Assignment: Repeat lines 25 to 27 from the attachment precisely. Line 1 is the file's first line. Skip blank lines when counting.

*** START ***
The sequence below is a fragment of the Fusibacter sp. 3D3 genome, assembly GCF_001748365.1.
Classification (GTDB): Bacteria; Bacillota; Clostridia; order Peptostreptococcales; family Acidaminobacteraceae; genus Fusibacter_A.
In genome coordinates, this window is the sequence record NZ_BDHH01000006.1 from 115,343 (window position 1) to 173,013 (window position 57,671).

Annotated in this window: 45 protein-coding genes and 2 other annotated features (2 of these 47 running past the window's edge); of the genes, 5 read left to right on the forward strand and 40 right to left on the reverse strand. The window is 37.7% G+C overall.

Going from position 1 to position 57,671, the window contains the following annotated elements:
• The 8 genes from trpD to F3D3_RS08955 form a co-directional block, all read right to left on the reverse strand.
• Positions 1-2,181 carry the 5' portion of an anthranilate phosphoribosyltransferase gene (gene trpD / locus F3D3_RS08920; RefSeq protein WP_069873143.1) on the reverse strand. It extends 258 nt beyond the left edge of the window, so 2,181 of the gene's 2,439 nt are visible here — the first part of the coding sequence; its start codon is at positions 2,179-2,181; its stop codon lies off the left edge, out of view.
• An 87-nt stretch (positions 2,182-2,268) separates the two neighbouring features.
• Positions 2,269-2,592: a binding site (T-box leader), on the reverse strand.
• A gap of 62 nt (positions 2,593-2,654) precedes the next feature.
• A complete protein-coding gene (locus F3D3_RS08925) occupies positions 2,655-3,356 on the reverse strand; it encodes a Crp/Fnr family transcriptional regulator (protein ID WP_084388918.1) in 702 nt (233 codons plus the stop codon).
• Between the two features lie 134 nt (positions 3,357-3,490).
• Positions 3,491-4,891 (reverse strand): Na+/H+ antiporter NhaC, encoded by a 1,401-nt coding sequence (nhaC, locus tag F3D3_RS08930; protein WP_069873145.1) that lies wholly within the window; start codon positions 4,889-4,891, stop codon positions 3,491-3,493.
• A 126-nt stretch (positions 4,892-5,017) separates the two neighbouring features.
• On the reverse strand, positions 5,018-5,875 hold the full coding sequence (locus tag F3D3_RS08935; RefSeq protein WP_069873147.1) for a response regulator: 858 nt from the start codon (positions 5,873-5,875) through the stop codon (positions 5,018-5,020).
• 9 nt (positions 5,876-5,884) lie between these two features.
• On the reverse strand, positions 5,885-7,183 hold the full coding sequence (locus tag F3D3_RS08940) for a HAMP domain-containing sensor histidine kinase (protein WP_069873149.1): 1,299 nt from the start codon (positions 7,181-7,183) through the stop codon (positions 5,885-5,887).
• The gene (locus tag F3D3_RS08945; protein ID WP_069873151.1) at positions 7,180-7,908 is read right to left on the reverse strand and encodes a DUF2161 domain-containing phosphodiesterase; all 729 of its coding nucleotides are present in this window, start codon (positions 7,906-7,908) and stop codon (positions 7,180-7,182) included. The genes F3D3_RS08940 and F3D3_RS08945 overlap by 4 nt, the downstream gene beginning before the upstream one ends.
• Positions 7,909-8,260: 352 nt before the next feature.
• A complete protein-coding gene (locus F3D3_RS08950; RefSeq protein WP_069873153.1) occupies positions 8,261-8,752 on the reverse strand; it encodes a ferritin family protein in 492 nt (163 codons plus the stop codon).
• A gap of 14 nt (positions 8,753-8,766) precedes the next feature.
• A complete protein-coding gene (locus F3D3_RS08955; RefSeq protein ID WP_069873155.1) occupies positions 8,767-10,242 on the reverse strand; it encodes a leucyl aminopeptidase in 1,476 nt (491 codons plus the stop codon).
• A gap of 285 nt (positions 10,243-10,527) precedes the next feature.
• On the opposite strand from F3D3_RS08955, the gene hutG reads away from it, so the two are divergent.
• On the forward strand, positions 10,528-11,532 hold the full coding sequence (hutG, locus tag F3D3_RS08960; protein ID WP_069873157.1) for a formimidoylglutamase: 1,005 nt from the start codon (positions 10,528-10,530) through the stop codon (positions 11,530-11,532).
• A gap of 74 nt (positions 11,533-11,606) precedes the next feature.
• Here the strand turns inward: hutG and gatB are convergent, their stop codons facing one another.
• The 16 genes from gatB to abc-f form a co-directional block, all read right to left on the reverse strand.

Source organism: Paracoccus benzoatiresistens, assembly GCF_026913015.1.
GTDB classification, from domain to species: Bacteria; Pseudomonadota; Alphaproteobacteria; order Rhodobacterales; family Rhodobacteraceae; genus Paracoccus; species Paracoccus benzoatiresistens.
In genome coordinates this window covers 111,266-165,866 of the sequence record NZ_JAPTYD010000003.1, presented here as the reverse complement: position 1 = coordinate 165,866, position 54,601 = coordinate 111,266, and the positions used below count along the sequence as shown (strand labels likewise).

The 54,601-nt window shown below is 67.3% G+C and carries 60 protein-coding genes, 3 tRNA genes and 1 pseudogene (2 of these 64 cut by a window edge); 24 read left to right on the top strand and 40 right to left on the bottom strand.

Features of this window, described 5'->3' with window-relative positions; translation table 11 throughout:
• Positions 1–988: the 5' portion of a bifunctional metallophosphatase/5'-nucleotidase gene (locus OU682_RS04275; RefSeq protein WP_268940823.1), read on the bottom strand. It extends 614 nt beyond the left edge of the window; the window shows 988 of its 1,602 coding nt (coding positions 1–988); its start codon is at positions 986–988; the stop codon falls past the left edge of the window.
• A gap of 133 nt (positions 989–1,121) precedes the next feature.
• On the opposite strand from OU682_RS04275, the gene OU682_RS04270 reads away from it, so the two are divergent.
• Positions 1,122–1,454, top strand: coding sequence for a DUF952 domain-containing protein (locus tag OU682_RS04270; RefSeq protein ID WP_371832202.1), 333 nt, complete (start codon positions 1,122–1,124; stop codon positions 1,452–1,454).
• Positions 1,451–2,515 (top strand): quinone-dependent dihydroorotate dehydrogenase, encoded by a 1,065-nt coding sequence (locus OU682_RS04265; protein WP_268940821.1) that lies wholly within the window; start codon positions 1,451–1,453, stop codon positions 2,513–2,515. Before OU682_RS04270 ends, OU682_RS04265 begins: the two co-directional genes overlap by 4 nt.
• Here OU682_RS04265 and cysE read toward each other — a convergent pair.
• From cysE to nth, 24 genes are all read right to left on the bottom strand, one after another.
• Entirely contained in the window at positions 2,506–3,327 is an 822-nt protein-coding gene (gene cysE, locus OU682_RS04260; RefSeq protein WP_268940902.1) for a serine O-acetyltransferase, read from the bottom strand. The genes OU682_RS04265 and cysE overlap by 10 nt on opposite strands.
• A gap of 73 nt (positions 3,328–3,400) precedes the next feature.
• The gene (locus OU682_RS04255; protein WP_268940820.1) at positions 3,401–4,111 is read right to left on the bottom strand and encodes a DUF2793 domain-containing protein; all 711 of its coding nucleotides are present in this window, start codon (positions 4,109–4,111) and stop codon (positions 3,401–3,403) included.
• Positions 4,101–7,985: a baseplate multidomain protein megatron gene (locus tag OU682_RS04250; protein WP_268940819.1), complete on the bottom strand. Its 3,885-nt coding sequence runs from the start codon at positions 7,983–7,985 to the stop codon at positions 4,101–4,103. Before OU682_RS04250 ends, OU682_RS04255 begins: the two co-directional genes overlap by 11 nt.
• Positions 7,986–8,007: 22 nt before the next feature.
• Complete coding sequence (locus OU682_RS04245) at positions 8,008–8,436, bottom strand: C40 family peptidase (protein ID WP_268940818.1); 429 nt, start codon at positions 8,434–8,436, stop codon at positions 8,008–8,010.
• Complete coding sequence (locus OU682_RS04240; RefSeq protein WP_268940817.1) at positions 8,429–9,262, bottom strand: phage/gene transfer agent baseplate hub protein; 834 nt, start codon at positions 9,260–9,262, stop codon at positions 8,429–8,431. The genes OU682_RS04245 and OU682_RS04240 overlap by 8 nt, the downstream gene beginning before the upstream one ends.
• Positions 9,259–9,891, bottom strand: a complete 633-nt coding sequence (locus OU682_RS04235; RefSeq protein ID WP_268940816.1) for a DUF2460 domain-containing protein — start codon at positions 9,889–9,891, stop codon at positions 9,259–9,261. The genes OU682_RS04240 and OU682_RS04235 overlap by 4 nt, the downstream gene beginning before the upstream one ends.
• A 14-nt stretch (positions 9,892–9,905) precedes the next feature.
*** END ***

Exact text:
• On the forward strand, positions 10,528-11,532 hold the full coding sequence (hutG, locus tag F3D3_RS08960; protein ID WP_069873157.1) for a formimidoylglutamase: 1,005 nt from the start codon (positions 10,528-10,530) through the stop codon (positions 11,530-11,532).
• A gap of 74 nt (positions 11,533-11,606) precedes the next feature.
• Here the strand turns inward: hutG and gatB are convergent, their stop codons facing one another.